asked the Secretary of State for the Home Department whether he will make a statement on offences of violence against the elderly.
Crimes of violence are particularly abhorrent when they are perpetrated against the most vulnerable members of society. Though recent research has shown that elderly people are the least likely to be the victims of violent crime, attacks on the elderly quite rightly attract special concern and the courts have power to impose appropriately severe sentences in the most serious cases.
May I draw my hon. Friend's attention to the fact that there have been a number of sickening attacks on the elderly in Stockport recently, often in furtherance of theft? Does he agree that such attacks cannot be tolerated and that, in order to deter others, courts should be encouraged to give long sentences of imprisonment to anybody engaging in that kind of crime, whether or not he is a first offender?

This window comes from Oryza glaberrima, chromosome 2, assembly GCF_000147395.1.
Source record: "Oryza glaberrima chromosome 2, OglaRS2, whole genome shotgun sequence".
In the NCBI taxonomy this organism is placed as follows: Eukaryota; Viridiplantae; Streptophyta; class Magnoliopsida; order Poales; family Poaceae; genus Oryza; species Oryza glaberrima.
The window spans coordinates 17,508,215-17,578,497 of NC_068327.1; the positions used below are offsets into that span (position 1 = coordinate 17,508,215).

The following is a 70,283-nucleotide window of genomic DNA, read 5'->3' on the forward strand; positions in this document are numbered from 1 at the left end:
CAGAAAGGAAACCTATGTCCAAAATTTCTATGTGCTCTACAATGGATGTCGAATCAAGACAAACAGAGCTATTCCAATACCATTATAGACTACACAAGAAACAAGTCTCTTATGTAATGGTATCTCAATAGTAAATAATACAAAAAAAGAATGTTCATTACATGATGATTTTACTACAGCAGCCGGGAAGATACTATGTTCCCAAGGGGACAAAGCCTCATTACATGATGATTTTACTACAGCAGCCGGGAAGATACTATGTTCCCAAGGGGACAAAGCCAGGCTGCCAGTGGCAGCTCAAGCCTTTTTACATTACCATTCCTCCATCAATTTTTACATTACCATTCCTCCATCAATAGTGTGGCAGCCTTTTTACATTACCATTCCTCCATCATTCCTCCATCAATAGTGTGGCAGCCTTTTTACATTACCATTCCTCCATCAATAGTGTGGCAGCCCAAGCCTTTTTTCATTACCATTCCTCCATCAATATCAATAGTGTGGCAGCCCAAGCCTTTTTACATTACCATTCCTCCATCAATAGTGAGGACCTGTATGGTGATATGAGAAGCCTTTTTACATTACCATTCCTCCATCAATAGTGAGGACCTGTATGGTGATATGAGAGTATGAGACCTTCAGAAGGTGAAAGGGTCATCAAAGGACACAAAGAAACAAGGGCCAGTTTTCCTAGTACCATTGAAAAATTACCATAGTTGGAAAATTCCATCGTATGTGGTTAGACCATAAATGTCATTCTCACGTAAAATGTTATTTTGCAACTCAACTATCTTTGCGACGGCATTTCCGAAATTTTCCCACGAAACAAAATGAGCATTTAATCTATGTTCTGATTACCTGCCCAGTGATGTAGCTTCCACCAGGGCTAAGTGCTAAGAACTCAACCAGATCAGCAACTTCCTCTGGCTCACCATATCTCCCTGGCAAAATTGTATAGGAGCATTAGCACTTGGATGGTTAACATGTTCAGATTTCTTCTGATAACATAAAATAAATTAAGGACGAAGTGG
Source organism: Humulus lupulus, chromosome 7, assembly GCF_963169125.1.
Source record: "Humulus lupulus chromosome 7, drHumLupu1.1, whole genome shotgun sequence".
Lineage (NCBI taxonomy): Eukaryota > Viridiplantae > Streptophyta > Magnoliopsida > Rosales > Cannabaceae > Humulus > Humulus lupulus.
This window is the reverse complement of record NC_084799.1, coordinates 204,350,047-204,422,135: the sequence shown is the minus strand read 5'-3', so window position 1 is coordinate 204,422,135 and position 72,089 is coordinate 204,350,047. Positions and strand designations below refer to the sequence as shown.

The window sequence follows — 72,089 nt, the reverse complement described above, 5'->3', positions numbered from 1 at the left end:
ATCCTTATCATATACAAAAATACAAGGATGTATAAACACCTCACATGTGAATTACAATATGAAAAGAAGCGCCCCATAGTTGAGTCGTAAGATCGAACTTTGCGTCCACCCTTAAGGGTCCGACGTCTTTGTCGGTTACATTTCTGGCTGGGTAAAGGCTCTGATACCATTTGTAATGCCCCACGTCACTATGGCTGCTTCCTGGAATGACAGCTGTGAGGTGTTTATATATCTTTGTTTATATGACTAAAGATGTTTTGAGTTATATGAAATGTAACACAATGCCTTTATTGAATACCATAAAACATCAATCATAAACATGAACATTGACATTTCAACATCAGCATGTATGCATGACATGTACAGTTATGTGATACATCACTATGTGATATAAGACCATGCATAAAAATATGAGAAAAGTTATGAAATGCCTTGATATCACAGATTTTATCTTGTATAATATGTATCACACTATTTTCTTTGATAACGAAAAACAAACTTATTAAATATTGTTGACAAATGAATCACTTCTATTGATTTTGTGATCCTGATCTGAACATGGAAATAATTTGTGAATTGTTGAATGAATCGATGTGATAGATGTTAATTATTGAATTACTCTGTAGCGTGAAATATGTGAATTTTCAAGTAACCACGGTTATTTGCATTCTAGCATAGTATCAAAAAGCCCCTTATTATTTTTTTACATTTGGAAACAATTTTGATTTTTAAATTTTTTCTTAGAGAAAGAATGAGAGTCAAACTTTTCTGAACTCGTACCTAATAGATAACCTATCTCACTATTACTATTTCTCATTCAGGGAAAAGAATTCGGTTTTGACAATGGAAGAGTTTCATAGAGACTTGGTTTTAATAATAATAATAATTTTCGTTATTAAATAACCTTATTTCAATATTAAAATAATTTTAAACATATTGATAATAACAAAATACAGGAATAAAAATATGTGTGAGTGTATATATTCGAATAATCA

The courts have the power to do just that and there is a strong and compelling case for doing so.
Does my hon. Friend accept that a narrow statement on crimes of violence against the elderly is insufficient for the House and that he should be pressing for a full debate on the whole spectrum of law and order, sentencing policy and everything else that goes with it?
My right hon. and learned Friend the Home Secretary and I would be only too pleased to participate in such a debate. We have a good story to tell on those matters.